As La Indita prepares to leave its longstanding home on Fourth Avenue, the family launched a GoFundMe account this week to help fund the move and one day buy their own building.
Denise Schafer, the owner's daughter who helps run the restaurant, said they're talking about renting the former B-Line location across the street, but the landlord would like to see more income.
"We have some saved of course, because we've stayed open this entire time, and we've been trying to save, but because of the pandemic it's been very difficult," Schafer said.
She emphasized that the deal isn't official yet, but if all goes to plan, they'll be serving up their Tohono O'odham-Tarascan dishes at the new location within weeks of closing their doors in late April.
"It's made me sad to see several businesses close, and I think that knowing that something gets to stay here that you love is like, 'Wow! Good. They're staying.' It's like hope," Schafer said.
Schafer said they have to move because IBT's Bar is expanding — their buildings are connected and IBT's owns both.
As of 3 p.m. Thursday, Schafer had raised $18,742 towards her $100,000 GoFundMe goal. She said she's excited about the idea of a larger kitchen and the opportunities the B-Line holds. If that goal isn't met but they do sign the lease, she says it won't affect the move, but it will impact their dreams to own their own building.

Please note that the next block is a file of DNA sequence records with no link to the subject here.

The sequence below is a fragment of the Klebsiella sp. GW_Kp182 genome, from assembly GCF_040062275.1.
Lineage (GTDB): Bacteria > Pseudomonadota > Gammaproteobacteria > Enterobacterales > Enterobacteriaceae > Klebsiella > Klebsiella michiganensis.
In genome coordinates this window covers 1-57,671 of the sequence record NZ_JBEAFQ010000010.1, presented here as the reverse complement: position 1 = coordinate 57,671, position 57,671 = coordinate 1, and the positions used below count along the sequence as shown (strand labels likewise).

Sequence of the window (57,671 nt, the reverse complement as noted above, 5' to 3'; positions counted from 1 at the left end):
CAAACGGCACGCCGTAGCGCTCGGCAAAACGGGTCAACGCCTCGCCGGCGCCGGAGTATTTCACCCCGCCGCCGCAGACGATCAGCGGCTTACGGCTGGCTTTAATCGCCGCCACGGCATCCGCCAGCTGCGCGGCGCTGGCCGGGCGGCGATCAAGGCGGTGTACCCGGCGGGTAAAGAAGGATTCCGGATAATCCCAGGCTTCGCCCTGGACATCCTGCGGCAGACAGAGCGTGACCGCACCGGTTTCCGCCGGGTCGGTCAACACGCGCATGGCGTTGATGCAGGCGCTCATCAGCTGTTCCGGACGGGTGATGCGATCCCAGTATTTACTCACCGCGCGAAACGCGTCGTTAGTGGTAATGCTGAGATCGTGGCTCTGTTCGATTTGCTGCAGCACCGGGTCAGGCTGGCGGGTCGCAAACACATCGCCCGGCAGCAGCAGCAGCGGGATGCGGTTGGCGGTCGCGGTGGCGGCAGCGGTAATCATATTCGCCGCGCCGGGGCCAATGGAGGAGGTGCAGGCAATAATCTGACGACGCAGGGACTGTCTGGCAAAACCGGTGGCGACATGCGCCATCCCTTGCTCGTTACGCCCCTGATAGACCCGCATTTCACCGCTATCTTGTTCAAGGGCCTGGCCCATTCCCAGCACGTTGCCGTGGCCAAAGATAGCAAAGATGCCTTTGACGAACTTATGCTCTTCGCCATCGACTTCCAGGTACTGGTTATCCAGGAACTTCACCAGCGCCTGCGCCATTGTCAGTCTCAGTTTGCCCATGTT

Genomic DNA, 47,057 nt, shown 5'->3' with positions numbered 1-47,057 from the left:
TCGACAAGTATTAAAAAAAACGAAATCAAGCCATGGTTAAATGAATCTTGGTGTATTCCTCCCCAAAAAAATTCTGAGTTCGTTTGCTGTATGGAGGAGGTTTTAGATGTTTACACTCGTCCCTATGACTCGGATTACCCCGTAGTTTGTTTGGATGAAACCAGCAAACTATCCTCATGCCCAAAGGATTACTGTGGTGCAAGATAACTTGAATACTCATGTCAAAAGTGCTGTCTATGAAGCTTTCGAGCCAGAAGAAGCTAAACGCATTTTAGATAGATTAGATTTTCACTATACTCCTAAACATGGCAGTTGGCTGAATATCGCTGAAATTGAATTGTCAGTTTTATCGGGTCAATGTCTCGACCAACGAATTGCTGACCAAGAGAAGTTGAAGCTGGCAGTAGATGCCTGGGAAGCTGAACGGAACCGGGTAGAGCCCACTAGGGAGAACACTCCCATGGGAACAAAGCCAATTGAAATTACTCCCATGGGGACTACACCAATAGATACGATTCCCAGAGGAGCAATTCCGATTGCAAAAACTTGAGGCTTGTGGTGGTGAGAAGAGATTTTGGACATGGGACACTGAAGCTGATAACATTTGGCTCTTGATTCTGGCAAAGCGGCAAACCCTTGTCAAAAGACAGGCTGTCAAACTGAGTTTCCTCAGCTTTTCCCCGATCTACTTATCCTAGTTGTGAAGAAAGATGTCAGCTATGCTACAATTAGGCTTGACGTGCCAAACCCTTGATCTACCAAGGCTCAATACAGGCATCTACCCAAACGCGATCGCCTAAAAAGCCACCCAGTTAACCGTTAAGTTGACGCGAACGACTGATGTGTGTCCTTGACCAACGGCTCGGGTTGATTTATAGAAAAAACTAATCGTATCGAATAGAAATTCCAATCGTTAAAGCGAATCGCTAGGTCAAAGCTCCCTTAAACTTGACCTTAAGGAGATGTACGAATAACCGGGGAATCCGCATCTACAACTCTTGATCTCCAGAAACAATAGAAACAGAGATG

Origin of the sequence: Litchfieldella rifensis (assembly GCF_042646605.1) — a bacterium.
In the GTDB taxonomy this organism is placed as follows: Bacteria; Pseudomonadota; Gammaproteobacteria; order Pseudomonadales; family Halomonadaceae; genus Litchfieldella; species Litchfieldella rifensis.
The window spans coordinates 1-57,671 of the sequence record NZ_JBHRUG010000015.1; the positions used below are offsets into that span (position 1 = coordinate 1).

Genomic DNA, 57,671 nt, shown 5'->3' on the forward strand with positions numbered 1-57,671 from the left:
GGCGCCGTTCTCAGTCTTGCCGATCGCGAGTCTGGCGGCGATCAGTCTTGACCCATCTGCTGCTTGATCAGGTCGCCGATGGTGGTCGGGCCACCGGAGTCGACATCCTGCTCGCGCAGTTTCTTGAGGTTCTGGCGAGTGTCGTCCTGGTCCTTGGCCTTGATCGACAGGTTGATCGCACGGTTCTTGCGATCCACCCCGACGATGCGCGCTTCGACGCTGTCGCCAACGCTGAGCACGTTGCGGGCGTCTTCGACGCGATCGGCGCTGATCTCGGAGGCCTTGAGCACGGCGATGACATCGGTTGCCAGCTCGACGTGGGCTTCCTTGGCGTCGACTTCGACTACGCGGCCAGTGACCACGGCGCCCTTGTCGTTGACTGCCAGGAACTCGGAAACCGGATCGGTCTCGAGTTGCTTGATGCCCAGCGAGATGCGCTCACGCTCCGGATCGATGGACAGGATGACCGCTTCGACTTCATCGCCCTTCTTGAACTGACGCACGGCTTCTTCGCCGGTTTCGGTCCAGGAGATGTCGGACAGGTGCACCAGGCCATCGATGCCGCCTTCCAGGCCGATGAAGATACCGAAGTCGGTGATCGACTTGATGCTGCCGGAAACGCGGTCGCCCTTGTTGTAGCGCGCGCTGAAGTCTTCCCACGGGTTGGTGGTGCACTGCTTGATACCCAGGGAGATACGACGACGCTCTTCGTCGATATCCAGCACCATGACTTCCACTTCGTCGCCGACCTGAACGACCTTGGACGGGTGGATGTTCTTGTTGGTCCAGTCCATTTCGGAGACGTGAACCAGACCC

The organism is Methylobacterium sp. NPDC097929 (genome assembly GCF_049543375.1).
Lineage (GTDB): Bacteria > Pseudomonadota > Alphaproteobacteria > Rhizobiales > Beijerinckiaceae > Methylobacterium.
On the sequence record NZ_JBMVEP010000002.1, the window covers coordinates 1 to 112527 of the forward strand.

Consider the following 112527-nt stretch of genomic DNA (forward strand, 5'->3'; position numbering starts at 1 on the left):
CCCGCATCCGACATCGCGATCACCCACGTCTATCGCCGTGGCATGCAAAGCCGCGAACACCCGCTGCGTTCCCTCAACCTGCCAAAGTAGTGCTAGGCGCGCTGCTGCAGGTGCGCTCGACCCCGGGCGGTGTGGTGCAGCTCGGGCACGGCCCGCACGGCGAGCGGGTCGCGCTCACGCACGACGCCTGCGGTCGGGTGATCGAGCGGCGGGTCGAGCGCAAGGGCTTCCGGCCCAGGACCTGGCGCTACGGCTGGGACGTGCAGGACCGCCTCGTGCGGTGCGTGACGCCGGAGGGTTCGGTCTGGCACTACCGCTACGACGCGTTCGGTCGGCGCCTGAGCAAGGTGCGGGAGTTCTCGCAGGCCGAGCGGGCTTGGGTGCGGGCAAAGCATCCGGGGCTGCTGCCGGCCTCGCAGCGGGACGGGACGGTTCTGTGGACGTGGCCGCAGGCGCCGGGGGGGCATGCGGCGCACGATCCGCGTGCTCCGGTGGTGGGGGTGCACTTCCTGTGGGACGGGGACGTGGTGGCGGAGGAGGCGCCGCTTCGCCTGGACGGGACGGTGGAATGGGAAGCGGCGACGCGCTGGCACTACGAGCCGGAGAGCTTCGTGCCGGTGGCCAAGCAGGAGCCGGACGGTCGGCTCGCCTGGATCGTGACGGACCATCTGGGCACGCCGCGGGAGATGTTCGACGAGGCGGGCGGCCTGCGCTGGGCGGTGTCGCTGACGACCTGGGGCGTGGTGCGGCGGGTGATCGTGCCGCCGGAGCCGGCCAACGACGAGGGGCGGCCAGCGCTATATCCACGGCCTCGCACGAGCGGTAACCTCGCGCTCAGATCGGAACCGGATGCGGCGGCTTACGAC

"We want to have an Indigenous kitchen and oven outside, because we want to be able to show our Indigenous ways more — not re-invent ourselves, but really look back to our past, in order to teach everyone and be more authentic of who we are," Schafer said.
She said she'd like to add some different dishes to their menu that reflect their Indigenous heritage.
Maria Garcia, Schafer's 91-year-old mother, founded La Indita in the early 1980s and she moved the restaurant into the 622 N. Fourth Ave. location in 1985. She's originally from Michoacán, Mexico, and her daughter describes her as a "tiny woman…but she has a force behind her" that everyone loves.
Schafer said Garcia still supports a school and clinic for Tohono O'odham in Mexico. Garcia's husband, Joseph Garcia, is a former lieutenant governor for the tribe in Mexico.